>>> for p in A.frontGenerator(): print(p)
[ 0 -1 -1 -1 -1]
[ 0  1  1 -1 -1]
[ 0  1  1  2 -1]
[0 1 1 2 4]
frontWalk(startat=0, frontinc=1, partinc=1, maxval=-1)[source]

Walks through the elements by their node front.

A frontal walk is executed starting from the given element(s). A number of steps is executed, each step advancing the front over a given number of single pass increments. The step number at which an element is reached is recorded and returned.

Parameters:
  • startat (int or list of ints) – Initial element number(s) in the front.
  • frontinc (int) – Increment for the front number on each frontal step.
  • partinc (int) – Increment for the front number when the front gets empty and a new part is started.
  • maxval (int) – Maximum frontal value. If negative (default) the walk will continue until all elements have been reached. If non-negative, walking will stop as soon as the frontal value reaches this maximum.
Returns:

int array – An array of ints specifying for each element in which step the element was reached by the walker.

Examples

>>> A = Adjacency([
...       [-1,  1,  2,  3],
...       [-1,  0,  2,  3],
...       [ 0,  1,  4,  5],
...       [-1, -1,  0,  1],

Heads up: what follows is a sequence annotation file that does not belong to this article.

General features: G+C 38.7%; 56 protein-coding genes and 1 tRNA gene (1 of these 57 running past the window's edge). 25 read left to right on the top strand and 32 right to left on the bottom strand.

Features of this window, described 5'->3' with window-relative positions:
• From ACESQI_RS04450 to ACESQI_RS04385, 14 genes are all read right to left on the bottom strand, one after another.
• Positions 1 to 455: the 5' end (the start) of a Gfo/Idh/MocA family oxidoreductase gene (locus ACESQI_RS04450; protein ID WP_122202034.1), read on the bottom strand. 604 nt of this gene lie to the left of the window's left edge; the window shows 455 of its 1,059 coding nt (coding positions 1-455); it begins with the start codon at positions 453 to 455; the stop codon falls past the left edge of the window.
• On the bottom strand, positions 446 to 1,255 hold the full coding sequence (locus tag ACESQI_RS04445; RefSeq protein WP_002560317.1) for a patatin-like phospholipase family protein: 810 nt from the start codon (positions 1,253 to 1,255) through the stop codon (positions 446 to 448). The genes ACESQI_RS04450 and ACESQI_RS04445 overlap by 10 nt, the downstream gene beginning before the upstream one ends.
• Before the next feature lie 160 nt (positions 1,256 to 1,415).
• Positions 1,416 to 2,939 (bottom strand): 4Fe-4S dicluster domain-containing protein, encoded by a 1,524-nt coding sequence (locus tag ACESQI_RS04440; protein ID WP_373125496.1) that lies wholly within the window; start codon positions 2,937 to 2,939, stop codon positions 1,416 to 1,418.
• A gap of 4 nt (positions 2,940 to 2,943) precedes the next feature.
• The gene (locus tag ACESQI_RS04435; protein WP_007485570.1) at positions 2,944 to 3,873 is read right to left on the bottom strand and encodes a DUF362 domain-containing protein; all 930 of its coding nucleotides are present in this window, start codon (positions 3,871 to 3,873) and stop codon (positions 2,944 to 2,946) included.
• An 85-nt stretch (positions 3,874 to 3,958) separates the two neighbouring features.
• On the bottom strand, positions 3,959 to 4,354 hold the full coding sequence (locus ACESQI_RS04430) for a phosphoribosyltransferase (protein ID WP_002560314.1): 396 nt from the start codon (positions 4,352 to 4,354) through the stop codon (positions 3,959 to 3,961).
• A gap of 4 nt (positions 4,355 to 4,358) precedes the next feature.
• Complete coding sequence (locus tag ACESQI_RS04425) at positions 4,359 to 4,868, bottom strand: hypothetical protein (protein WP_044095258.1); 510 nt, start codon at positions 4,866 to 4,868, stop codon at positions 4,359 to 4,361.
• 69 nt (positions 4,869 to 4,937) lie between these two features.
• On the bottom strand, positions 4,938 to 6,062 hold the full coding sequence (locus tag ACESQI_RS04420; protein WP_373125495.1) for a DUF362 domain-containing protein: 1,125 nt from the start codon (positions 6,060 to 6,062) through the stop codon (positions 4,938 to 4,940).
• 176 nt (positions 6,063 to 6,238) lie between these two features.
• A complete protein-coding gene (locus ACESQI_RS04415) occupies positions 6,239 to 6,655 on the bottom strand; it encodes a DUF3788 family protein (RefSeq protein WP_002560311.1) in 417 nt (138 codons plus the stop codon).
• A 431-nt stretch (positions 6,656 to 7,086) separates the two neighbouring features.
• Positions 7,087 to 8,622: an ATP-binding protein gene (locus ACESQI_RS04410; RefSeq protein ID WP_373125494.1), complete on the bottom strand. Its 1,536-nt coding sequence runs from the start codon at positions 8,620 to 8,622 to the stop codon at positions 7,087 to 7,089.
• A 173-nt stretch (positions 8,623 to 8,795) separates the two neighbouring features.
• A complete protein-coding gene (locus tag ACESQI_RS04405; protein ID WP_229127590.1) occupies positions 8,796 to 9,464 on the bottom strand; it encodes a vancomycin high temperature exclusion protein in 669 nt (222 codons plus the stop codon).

...       [-1, -1,  2,  5],
...       [-1, -1,  2,  4]])
>>> print(A.frontWalk())
[0 1 1 1 2 2]
front(startat=0, add=False)[source]

Returns the elements of the first node front.

Parameters:
  • startat (int or list od ints) – Element number(s) or a list of element numbers. The list of elements to find the next front for.
  • add (bool, optional) – If True, the startat elements wil be included in the return value. The default (False) will only return the elements in the next front line.
Returns:

int array – A list of the elements that are connected to any of the nodes that are part of the startat elements.

Notes

This is equivalent to the first step of a frontWalk() with the same startat elements, and could thus also be obtained from where(self.frontWalk(startat,maxval=1) == 1)[0].

Here however another implementation is used, which is more efficient for very large models: it avoids the creation of the large array as returned by frontWalk.

Examples

>>> a = Adjacency([[ 0,  0,  0,  1,  2,  5],
...                [-1,  0,  1, -1,  1,  3],
...                [-1, -1,  0, -1, -1,  2],
...                [-1, -1,  1, -1, -1,  3],
...                [-1, -1, -1, -1, -1, -1],
...                [-1, -1,  0, -1, -1,  5]])
>>> print(a.front())
[1 2 5]
>>> print(a.front([0,1]))
[2 3 5]
>>> print(a.front([0,1],add=True))
[0 1 2 3 5]